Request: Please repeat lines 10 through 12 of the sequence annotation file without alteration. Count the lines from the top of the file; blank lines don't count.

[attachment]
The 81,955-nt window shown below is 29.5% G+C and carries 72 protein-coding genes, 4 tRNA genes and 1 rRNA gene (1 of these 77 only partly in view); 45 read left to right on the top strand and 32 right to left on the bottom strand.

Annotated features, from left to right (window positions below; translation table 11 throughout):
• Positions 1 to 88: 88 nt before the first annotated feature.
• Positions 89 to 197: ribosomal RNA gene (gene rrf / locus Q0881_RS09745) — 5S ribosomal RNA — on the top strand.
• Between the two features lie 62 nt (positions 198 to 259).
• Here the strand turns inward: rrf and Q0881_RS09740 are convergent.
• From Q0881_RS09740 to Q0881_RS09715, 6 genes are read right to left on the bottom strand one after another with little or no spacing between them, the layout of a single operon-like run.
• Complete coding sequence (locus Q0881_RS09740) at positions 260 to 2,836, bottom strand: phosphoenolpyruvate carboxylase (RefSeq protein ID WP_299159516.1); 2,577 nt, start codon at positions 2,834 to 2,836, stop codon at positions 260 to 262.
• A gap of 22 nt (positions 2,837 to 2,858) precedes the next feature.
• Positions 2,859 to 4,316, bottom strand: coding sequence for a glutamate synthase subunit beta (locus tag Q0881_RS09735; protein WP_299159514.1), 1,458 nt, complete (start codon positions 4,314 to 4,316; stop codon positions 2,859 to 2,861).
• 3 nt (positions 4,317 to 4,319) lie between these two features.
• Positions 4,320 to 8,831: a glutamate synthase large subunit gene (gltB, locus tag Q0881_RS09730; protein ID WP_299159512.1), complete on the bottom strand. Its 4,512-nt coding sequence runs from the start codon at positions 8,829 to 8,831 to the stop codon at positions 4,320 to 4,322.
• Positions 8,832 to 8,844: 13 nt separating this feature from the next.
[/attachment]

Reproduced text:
• Positions 2,859 to 4,316, bottom strand: coding sequence for a glutamate synthase subunit beta (locus tag Q0881_RS09735; protein WP_299159514.1), 1,458 nt, complete (start codon positions 4,314 to 4,316; stop codon positions 2,859 to 2,861).
• 3 nt (positions 4,317 to 4,319) lie between these two features.
• Positions 4,320 to 8,831: a glutamate synthase large subunit gene (gltB, locus tag Q0881_RS09730; protein ID WP_299159512.1), complete on the bottom strand. Its 4,512-nt coding sequence runs from the start codon at positions 8,829 to 8,831 to the stop codon at positions 4,320 to 4,322.